Seaside resort offers Bulgar pleasure

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The Independent Online
IAN MacKINNON

It can't be often that the Bulgarian football team find their patronage the subject of an unseemly tug of war. Certainly never between two towns in the north-east of England.

But with the side's imminent arrival for the qualifying group matches of the European Championships that is precisely what has happened, with Scarborough and Darlington vying for the honour of hosting the players and their entourage.

Darlington, in Co Durham, was convinced it already had the team, along with Romania, in the bag, with provisional bookings at hotels for the duration of their Group B matches.

But four days ago the reservations for June were cancelled and the Bulgarians switched their allegiance to Scarborough, in North Yorkshire.

Instrumental in the move to the seaside was Don Robinson, a Scarborough businessman with interests in Bulgaria, who helped persuade the eastern European officials of its benefits.

The biggest source of controversy, though, is the pounds 25,000 that the town's local authority yesterday decided to contribute to the team's accommodation bill and training facilities.

Incensed, John Williams, leader of Darlington council, immediately accused the rival of "bribery" in persuading the team to stay in the area.

Scarborough council's chief executive, John Trebble, was equally quick to rebut the charge, judging the decision to help with the team's costs as a hard-headed commercial decision which would draw in extra revenue from the team's fans.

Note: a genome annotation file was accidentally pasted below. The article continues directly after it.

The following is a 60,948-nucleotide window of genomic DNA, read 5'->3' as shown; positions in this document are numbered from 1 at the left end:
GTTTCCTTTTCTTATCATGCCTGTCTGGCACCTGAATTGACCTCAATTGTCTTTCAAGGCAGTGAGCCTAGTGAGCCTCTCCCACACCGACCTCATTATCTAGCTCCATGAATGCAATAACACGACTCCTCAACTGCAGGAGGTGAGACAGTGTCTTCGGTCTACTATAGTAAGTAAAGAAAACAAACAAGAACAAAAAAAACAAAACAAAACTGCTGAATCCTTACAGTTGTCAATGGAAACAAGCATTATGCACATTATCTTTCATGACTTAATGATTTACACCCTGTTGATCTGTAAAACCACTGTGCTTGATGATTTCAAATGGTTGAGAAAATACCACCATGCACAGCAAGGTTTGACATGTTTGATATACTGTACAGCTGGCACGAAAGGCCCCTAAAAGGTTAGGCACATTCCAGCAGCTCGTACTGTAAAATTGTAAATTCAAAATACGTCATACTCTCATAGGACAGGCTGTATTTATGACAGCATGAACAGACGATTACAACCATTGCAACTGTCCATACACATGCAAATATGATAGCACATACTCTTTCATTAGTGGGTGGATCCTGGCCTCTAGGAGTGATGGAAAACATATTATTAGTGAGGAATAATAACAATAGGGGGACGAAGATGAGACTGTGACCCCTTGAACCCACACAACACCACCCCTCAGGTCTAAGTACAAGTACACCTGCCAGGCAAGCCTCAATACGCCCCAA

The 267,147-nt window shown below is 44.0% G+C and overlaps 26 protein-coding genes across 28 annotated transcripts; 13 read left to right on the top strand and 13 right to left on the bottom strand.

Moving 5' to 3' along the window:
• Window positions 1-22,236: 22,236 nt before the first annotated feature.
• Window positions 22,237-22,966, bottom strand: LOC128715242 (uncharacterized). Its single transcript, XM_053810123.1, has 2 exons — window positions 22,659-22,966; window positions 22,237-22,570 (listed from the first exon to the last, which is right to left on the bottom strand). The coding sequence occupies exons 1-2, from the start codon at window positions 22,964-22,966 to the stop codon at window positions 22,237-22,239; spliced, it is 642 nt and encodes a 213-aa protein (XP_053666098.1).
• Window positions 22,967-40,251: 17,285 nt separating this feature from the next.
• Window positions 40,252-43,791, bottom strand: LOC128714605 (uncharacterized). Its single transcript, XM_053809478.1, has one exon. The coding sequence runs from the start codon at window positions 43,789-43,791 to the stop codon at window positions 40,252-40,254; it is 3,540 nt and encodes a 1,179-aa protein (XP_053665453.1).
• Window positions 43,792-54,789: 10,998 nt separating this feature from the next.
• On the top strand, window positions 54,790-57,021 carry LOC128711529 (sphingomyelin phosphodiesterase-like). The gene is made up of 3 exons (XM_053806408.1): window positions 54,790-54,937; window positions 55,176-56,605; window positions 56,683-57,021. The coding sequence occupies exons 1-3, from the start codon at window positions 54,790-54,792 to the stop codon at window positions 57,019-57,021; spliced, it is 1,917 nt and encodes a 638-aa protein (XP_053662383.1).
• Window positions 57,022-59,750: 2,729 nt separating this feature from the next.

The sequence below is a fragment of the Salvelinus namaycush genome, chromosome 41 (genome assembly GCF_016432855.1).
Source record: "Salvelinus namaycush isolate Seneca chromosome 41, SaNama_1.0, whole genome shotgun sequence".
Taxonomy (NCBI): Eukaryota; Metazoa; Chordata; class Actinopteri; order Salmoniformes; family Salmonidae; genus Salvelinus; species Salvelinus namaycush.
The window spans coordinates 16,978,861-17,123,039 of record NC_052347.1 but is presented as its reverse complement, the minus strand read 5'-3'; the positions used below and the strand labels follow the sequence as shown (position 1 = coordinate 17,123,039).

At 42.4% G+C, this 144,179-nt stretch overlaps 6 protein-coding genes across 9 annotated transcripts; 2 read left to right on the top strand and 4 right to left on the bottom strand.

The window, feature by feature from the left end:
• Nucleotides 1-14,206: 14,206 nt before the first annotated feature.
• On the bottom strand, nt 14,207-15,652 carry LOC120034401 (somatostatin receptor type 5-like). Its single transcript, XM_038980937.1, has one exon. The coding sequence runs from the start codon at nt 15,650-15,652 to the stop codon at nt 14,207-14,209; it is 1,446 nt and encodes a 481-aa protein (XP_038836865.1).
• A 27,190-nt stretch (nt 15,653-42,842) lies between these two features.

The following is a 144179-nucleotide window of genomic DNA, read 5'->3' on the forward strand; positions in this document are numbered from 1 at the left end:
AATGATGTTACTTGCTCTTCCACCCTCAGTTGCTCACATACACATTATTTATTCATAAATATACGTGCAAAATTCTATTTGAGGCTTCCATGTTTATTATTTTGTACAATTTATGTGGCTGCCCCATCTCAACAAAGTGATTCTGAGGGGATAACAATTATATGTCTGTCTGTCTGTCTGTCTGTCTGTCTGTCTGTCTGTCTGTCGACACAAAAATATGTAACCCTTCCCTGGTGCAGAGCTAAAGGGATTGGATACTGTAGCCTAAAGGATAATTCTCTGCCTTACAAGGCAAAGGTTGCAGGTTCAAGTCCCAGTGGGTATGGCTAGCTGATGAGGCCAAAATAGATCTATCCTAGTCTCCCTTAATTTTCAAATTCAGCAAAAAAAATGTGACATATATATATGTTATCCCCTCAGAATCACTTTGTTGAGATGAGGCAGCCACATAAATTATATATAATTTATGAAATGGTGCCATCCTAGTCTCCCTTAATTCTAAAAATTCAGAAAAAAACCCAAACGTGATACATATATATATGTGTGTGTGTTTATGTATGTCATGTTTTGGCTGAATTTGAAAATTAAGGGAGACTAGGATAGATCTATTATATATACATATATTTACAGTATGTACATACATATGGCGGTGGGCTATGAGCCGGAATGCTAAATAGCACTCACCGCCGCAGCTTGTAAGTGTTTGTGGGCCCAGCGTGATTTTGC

Estimates suggest that the team's presence at Ravenscar 12 miles from the town could attract between 3,000 and 5,000visitors with a spin-off of pounds 4-5m for local businesses.

"We have already been in discussions with the Bulgarian tour operator, Balkantourist, and ... we're on the point of taking block bookings for 2,500 people. So the whole economy will benefit," Mr Trebble said.

Darlington, smarting from the loss but anxious to stress they wish their rivals no ill-will, was sceptical of the economic benefits that would accrue from the investment.

Yet, Mr Williams was not above noting that the team would be at least two hours from St James' Park, Newcastle, and one and half hours from Elland Road, Leeds, venues for their matches, while Darlington is a mere 45 minutes from both.

"We are not in the business of offering bribes," said Mr Williams. "It's my firm belief that the Bulgarian football team will rue the day they made this decision. The travelling will unsettle the team and I fail to see how they couldn't see the logic of Darlington's case."

In a last-ditch effort to rescue the situation, Mr Williams wrote to the Bulgarian football union's general secretary re- emphasising the English Football Association's reasons for suggesting Darlington and inviting a delegation to the town when they come to England for a conference next week.

A spokesman for the FA, however, said teams were perfectly at liberty to ignore the hotels suggested and choose their own accommodation.

Mischievously, though, a source added: "The only thing a can remember about Ravenscar is that a hotel fell into the sea there not so long ago, so the Bulgarians might want to be careful which one they choose."

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